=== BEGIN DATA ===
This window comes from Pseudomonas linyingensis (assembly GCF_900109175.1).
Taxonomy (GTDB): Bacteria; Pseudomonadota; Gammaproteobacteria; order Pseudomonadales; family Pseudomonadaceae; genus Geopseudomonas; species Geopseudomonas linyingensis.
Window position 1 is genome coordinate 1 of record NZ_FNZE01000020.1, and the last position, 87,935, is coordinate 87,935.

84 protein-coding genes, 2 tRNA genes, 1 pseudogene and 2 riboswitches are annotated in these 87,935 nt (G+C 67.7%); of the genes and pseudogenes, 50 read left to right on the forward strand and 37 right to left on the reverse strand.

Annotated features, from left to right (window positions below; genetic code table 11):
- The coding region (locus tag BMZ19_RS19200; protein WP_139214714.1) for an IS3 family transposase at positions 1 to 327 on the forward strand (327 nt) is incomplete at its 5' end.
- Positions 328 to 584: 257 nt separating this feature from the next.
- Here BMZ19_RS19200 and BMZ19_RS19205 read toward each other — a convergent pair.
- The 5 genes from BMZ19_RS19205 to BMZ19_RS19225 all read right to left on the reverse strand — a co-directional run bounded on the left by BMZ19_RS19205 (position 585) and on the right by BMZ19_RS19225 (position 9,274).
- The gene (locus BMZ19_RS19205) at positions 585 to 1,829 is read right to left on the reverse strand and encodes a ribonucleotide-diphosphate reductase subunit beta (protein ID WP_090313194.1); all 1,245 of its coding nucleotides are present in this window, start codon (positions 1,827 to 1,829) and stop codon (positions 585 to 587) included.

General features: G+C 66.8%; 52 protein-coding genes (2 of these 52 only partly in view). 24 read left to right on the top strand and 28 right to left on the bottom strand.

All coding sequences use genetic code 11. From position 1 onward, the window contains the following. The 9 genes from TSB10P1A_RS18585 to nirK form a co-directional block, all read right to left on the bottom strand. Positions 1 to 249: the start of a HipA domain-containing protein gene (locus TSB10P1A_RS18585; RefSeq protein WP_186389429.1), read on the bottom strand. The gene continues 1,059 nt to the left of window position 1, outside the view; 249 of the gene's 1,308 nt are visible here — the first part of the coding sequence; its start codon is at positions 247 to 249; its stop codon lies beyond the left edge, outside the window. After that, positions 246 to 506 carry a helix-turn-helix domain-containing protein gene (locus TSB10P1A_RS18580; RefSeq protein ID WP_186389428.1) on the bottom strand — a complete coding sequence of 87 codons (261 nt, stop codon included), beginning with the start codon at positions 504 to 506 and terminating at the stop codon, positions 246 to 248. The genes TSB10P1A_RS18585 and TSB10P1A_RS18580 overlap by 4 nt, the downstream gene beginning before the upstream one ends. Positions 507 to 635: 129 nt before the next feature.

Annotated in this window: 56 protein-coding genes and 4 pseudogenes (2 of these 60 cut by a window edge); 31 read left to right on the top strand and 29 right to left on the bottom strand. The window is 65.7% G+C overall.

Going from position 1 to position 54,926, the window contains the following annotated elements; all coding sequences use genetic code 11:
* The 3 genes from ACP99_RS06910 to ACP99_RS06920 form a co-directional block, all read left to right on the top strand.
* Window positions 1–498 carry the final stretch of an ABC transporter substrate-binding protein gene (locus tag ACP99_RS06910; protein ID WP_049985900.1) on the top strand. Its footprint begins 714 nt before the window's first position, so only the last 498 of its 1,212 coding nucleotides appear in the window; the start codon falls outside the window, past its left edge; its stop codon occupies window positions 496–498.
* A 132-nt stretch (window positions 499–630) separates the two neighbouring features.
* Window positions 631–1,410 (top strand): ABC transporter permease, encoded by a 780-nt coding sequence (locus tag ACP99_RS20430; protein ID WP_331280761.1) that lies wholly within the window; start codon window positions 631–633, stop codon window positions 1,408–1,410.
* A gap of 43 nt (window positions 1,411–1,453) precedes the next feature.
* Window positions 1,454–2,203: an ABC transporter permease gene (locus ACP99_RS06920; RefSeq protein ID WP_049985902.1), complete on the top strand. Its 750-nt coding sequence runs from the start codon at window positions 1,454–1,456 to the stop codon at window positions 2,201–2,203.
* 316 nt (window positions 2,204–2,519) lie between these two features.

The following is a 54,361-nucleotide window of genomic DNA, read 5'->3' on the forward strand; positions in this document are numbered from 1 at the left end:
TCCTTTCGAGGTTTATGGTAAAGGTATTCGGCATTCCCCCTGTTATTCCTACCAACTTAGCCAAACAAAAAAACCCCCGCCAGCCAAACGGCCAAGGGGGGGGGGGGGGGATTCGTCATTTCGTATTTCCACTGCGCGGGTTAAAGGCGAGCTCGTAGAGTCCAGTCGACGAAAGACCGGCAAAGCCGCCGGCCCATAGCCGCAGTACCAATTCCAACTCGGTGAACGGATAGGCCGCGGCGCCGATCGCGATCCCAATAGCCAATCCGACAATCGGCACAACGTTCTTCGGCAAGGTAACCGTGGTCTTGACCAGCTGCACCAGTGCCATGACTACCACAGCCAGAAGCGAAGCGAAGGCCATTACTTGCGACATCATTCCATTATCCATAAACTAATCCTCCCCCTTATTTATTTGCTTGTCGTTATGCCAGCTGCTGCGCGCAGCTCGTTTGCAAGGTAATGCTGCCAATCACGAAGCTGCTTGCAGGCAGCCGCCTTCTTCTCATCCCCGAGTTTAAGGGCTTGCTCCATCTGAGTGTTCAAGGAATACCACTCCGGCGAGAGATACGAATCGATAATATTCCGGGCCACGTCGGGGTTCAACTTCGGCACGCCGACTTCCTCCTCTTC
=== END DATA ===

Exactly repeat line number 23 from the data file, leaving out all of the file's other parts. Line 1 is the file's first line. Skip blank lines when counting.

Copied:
TCCTTTCGAGGTTTATGGTAAAGGTATTCGGCATTCCCCCTGTTATTCCTACCAACTTAGCCAAACAAAAAAACCCCCGCCAGCCAAACGGCCAAGGGGGGGGGGGGGGGATTCGTCATTTCGTATTTCCACTGCGCGGGTTAAAGGCGAGCTCGTAGAGTCCAGTCGACGAAAGACCGGCAAAGCCGCCGGCCCATAGCCGCAGTACCAATTCCAACTCGGTGAACGGATAGGCCGCGGCGCCGATCGCGATCCCAATAGCCAATCCGACAATCGGCACAACGTTCTTCGGCAAGGTAACCGTGGTCTTGACCAGCTGCACCAGTGCCATGACTACCACAGCCAGAAGCGAAGCGAAGGCCATTACTTGCGACATCATTCCATTATCCATAAACTAATCCTCCCCCTTATTTATTTGCTTGTCGTTATGCCAGCTGCTGCGCGCAGCTCGTTTGCAAGGTAATGCTGCCAATCACGAAGCTGCTTGCAGGCAGCCGCCTTCTTCTCATCCCCGAGTTTAAGGGCTTGCTCCATCTGAGTGTTCAAGGAATACCACTCCGGCGAGAGATACGAATCGATAATATTCCGGGCCACGTCGGGGTTCAACTTCGGCACGCCGACTTCCTCCTCTTC